Hancock County, West Virginia facts for kids
Quick facts for kids
Peter Tarr Furnace Site
Location within the U.S. state of West Virginia
West Virginia's location within the U.S.
|Founded||January 15, 1848|
|Named for||John Hancock|
|• Total||88 sq mi (230 km2)|
|• Land||83 sq mi (210 km2)|
|• Water||5.4 sq mi (14 km2) 6.1%|
| • Estimate
|• Density||348.6/sq mi (134.6/km2)|
|Time zone||UTC−5 (Eastern)|
|• Summer (DST)||UTC−4 (EDT)|
Hancock County is a county in the U.S. state of West Virginia. As of the 2010 census, the population was 30,676. Its county seat is New Cumberland and its largest city is Weirton. The county was created from Brooke County in 1848 and named for John Hancock, first signer of the Declaration of Independence. Hancock County is the northernmost point in both West Virginia and, by some definitions, the Southern United States; being at the tip of the state's Northern Panhandle. Hancock County is part of the Weirton-Steubenville, WV-OH Metropolitan Statistical Area, which is also included in the Pittsburgh-New Castle-Weirton, PA-WV-OH Combined Statistical Area.
Hancock County was formed from Brooke County in 1848, some 15 years before West Virginia became a state. Both counties were once part of Ohio County, Virginia, which had been formed from West Augusta District in 1776. Hancock County has significant Revolutionary-period roots due to its location on the Ohio River south of Fort Pitt and north of Fort Henry in Wheeling. It was the site of the infamous massacre of Chief Logan's family in 1774 (at Baker's Tavern across the Ohio River from the mouth of Yellow Creek, the current site of Mountaineer Race Track and Casino), an event that sparked Lord Dunmore's War. Adam Poe had his famous fight with the Indian known as Big Foot at the mouth of Tomlinson Run in 1781. Historical markers commemorate both events. Significant Revolutionary War forts and blockhouses in Hancock County included Holliday's Cove Fort (now downtown Weirton) and Chapman's Blockhouse (New Cumberland). Source: "Every Home a Fort, Every Man a Warrior," Michael Edward Nogay, ISBN 978-0-578-01862-1 [Tri-State Publishing Co., 2009].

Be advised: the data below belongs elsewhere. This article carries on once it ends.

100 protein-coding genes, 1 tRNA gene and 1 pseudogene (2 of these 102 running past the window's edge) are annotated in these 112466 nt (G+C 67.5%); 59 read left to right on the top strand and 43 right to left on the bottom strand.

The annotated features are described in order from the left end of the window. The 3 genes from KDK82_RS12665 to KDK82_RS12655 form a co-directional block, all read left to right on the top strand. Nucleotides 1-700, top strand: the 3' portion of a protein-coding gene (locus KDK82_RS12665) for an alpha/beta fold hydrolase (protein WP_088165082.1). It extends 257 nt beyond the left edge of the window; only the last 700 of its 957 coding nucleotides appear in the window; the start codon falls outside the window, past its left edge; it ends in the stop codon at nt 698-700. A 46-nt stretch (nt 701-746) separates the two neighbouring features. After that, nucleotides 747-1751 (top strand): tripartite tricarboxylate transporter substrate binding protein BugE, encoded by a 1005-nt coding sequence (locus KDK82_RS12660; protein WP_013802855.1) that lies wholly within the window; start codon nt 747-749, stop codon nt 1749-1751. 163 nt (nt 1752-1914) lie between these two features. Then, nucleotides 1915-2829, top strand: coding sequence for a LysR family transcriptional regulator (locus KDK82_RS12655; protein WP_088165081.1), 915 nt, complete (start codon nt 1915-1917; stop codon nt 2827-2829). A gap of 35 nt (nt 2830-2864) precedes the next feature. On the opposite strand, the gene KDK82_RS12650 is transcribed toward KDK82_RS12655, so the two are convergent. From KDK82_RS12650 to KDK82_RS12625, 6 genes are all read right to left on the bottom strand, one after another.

According to the U.S. Census Bureau, the county has a total area of 88 square miles (230 km2), of which 83 square miles (210 km2) is land and 5.4 square miles (14 km2) (6.1%) is water. It is the smallest county in West Virginia by area. The highest point of elevation in Hancock County is approximately 1363 ft. and located about 1800 ft. ESE of Emmanuel Mission Church. 
- US 30 / Lincoln Highway
- West Virginia Route 2
- West Virginia Route 8
- Columbiana County, Ohio (northwest)
- Beaver County, Pennsylvania (east)
- Washington County, Pennsylvania (southeast)
- Brooke County (south)
- Jefferson County, Ohio (west)
|U.S. Decennial Census
As of the 2010 United States Census, there were 30,676 people, 13,297 households, and 8,732 families living in the county. The population density was 371.3 inhabitants per square mile (143.4/km2). There were 14,541 housing units at an average density of 176.0 per square mile (68.0/km2). The racial makeup of the county was 95.7% white, 2.3% black or African American, 0.3% Asian, 0.1% American Indian, 0.2% from other races, and 1.3% from two or more races. Those of Hispanic or Latino origin made up 1.0% of the population. In terms of ancestry, 21.1% were German, 18.7% were Irish, 15.6% were Italian, 12.5% were English, 8.0% were Polish, and 6.2% were American.
Of the 13,297 households, 26.6% had children under the age of 18 living with them, 48.9% were married couples living together, 12.2% had a female householder with no husband present, 34.3% were non-families, and 29.5% of all households were made up of individuals. The average household size was 2.29 and the average family size was 2.80. The median age was 45.3 years.
The median income for a household in the county was $38,565 and the median income for a family was $46,978. Males had a median income of $40,961 versus $28,915 for females. The per capita income for the county was $23,118. About 11.2% of families and 14.8% of the population were below the poverty line, including 23.2% of those under age 18 and 7.0% of those age 65 or over.
The population ranking of the following table is based on the 2010 census of Hancock County.
† county seat
|Rank||City/Town/etc.||Population (2010 Census)||Municipal type|
|1||Weirton partially in Brooke County||19,746||City|
|4||† New Cumberland||1,103||City|
Hancock County, West Virginia Facts for Kids. Kiddle Encyclopedia.